Have you ever heard yourself say the words, “I’ll be happy when…” followed by something that sounds like… When I get that promotion I want, when I get that bigger house we need, when I get to take that European vacation…
When we think this way, we often make happiness a far away future elusive thing that is not available to us now under these present circumstances.
I’ll be happy when… my 401K reaches x amount, I can replace my car, or take that vacation is a dangerous way to live because it robs us of the inner contentment of pausing and enjoying what we have right in front of us now.
The Pastor of my church recently gave a profound message about money and how our perception of whether we “have enough” affects us emotionally, spiritually and relationally.
Do we choose to continuously look forward and perpetuate the anxiety provoking story of I’ll be happy only when…,
Are we ready to give ourselves an accurate message? Truth be told, research tells us that once people’s income rises to the $70-75k range annually, many people report being “happy”. This makes sense insofar as basic needs are met, no one is stressed about where their next meal is coming from, and generally it is enough to take a vacation or two… however research also tells us that making more money than 75K annually does not “make people any happier.”
When you line that up with the mainstream perception of what constitutes societal success, i.e., “money equals happiness”, no wonder so many are trying to outcompete the Jones’ for the best and biggest house, car, boat, trailer etc.
And where does all that racing to the societal and /or self -imposed finish line lead to?
Just look around to see the fallout of this. How many people do you know that are anxious and depressed over money. And it is not just how much money one has or does not possess, it’s the comparisons to others that can lead to anxiety, depression or a constant feeling of not keeping up, or not being good enough or valued enough as “the other guy.”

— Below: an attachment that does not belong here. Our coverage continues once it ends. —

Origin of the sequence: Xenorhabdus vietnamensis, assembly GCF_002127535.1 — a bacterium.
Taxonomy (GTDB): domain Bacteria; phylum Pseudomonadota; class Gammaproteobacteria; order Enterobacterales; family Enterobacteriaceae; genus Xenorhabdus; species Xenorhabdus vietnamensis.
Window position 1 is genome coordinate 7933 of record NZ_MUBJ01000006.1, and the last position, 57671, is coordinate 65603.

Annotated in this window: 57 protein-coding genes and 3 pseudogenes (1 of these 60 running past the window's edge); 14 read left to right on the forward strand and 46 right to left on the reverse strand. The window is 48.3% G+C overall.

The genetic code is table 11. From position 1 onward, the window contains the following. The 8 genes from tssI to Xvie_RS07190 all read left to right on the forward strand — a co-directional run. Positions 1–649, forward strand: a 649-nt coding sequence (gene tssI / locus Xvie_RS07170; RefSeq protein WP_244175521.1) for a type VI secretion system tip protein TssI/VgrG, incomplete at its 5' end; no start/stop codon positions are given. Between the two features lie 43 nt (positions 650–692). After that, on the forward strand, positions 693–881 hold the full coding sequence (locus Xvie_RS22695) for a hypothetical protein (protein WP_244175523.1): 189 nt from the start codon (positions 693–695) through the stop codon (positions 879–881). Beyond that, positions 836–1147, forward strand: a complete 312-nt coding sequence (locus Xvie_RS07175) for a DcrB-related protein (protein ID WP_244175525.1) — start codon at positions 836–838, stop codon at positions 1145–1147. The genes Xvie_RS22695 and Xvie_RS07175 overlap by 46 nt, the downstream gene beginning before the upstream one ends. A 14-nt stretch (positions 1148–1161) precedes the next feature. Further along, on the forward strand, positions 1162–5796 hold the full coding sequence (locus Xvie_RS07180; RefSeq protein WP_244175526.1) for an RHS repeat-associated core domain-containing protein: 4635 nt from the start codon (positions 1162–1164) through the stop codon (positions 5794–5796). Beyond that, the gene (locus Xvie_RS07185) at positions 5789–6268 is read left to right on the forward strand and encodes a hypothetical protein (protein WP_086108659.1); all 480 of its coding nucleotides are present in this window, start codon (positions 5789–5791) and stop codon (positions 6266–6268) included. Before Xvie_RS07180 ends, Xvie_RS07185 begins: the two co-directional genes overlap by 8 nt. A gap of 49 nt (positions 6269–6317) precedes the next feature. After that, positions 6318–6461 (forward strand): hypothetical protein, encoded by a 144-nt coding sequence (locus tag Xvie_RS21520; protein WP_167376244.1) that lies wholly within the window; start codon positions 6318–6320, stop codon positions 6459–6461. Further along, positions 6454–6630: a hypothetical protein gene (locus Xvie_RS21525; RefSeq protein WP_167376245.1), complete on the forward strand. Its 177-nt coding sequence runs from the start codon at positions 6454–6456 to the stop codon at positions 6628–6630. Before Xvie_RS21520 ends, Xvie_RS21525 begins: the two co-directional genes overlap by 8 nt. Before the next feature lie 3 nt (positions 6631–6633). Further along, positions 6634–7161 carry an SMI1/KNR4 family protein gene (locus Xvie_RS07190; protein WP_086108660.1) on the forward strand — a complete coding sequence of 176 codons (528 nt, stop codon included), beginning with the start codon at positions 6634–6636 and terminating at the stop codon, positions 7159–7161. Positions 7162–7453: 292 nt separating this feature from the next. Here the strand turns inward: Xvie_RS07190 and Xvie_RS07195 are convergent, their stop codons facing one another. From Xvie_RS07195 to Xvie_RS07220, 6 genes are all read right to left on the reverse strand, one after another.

How many people have you seen (maybe this describes you) that have put the pursuit of making money and having lavish things over showing up for their partner and kids? Are they experiencing feeling happy on a day to day basis?
How many parents do you know that believe that as long as they have supplied “the goods” – housing, food, education, the “right brand” of shoes, clothing etc. they have “done their job?”
As a counselor and coach I am privy to hearing your stories.
I hear how many of you are suffering in the endless pursuit of more and more…yet find that always more is never enough. No one in the home is happier. We’ve just accumulated more stuff.
Part of this issue of money worship we come by honestly. We may have seen parents who struggled financially and we vowed never to have to work as hard and long as my dad to get ahead, or promised ourselves we would do it differently so money would not be a source of constant stress.
The problem is that pendulum can sure swing way over to the other side in a hurry.
Ever hung around an entitled person- adult or child? You can notice them fairly quickly as their language and demeanor give them away. “I want that, I’m entitled to that, I should have that…” are some of the phrases you might hear. Perhaps you have said some of those phrases. Do those people seem happy?
We are collectively (many of us) a society who has made money and things our god.
If you are not sure where you are at in this mix, look around at your family. Does your partner seem satisfied with you and your choices, and the relationship in general? Do your kids regularly engage with you and want to talk with you or do things with you? Do people seem happy in your home, or do you feel a disconnect with your partner and /or children?
Maybe you are someone that has been on a consistent pursuit of more, bigger, better and /or you are carrying the “I’ll be happy when…” mantra.